With Obama illegally plotting to hand over a crucial piece of the Internet's architecture to a United Nations-style outfit before he leaves office — and potentially kill Internet freedom as we know it — Republicans in Congress are fighting back. Among other serious concerns, lawmakers have been warning that giving up control of ICANN, which manages the assignment of website domains, could open the door to Internet censorship by the UN and its oftentimes totalitarian governments. Other critics have warned of potential international taxes levied by UN agencies. But with the White House aiming to complete the surrender by September 31, a growing coalition of liberty-minded GOP lawmakers are working to derail the controversial administration effort.

The establishment's false narratives about the world are imploding in spectacular fashion thanks to the Internet, and the establishment's propagandists are increasingly being called out for their deception. That has the establishment extremely upset. So upset, in fact, that establishment propagandists and the federal government are busy demonizing online freedom and concocting ways to clamp down on voices that expose the false narratives. But Americans can stop it.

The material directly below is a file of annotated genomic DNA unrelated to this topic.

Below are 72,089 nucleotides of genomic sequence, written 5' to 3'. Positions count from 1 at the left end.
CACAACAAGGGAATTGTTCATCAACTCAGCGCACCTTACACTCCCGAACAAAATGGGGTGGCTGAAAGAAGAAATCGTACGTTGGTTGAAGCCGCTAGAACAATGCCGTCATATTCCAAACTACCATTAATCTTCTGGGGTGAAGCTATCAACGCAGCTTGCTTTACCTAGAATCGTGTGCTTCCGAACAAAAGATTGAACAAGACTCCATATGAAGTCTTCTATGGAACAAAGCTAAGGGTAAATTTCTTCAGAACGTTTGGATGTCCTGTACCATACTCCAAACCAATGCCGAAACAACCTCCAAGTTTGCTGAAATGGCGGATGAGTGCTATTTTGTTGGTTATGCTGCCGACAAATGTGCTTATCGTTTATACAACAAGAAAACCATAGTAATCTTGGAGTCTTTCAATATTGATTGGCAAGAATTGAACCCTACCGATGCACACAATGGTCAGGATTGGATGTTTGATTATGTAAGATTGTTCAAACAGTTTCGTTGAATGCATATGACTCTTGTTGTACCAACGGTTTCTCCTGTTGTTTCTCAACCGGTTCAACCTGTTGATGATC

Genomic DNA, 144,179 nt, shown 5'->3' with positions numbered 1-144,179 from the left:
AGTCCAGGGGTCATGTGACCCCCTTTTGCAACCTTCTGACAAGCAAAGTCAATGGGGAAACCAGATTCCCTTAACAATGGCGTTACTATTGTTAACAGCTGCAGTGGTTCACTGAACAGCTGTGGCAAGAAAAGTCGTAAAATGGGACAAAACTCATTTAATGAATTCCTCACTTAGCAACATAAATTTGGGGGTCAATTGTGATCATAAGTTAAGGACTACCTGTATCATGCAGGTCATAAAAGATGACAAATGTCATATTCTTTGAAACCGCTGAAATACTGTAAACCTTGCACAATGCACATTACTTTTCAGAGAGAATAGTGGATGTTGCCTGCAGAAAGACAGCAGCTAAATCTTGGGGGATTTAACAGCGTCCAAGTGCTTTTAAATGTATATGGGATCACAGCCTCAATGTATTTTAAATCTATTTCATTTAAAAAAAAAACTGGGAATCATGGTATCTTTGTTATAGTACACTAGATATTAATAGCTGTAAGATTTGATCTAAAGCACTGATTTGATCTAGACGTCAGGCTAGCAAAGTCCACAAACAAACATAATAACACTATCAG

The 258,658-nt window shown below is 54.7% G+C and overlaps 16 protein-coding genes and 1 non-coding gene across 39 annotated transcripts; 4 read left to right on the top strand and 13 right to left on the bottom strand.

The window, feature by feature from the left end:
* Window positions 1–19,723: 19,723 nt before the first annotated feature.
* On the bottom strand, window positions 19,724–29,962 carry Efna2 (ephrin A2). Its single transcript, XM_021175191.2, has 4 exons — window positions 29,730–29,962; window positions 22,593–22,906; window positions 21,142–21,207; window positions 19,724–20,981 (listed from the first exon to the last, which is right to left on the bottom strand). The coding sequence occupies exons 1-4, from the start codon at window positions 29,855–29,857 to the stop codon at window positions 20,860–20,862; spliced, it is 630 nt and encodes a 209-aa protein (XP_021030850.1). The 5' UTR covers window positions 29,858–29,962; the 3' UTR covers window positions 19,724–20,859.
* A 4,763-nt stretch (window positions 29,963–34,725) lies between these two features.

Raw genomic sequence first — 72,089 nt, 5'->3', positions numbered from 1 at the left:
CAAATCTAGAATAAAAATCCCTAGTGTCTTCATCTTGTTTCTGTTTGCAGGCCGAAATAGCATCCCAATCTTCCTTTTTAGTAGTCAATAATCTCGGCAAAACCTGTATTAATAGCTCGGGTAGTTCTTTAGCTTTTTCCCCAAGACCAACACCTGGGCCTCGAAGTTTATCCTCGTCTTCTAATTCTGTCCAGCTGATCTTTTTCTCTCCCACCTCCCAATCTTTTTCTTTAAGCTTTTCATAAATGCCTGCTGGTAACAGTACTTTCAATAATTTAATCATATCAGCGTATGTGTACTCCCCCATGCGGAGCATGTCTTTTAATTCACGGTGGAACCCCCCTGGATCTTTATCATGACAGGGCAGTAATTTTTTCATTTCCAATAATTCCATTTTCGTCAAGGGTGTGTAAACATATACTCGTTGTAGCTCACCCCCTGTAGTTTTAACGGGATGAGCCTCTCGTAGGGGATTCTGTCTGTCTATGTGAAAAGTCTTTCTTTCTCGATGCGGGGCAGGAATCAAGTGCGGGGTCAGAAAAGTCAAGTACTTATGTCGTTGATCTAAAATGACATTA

As if the issues of an ill-informed electorate, media smear campaigns, and partisan politics weren’t enough to make elections difficult affairs, there is a not-so-new twist in the plot that will — at the very least — undermine many informed voters’ confidence in the system. Enter — from somewhere hidden offstage — the hackers who may well have more control over the outcome of November than any voting bloc could hope for.

Legislators can pass laws requiring background checks and putting undesirables onto “no fly, no buy” lists all day long. But they will have precious little impact when people have the freedom to purchase the increasingly sophisticated hardware and software to make their own weapons at home.

George Orwell may have imagined a world of total surveillance, but even his fertile imagination and acute understanding of totalitarianism did not foresee a world where the citizens demand, purchase, install, and configure devices to conduct the bulk of the surveillance on themselves and others. He also did not foresee the incestuous — if sometimes less-than-harmonious — relationship between government and business that would bring about the surveillance state. In the digital age, we have a state of total (or near total) surveillance that makes 1984 look like child’s play.

 

Affiliates and Friends

Social Media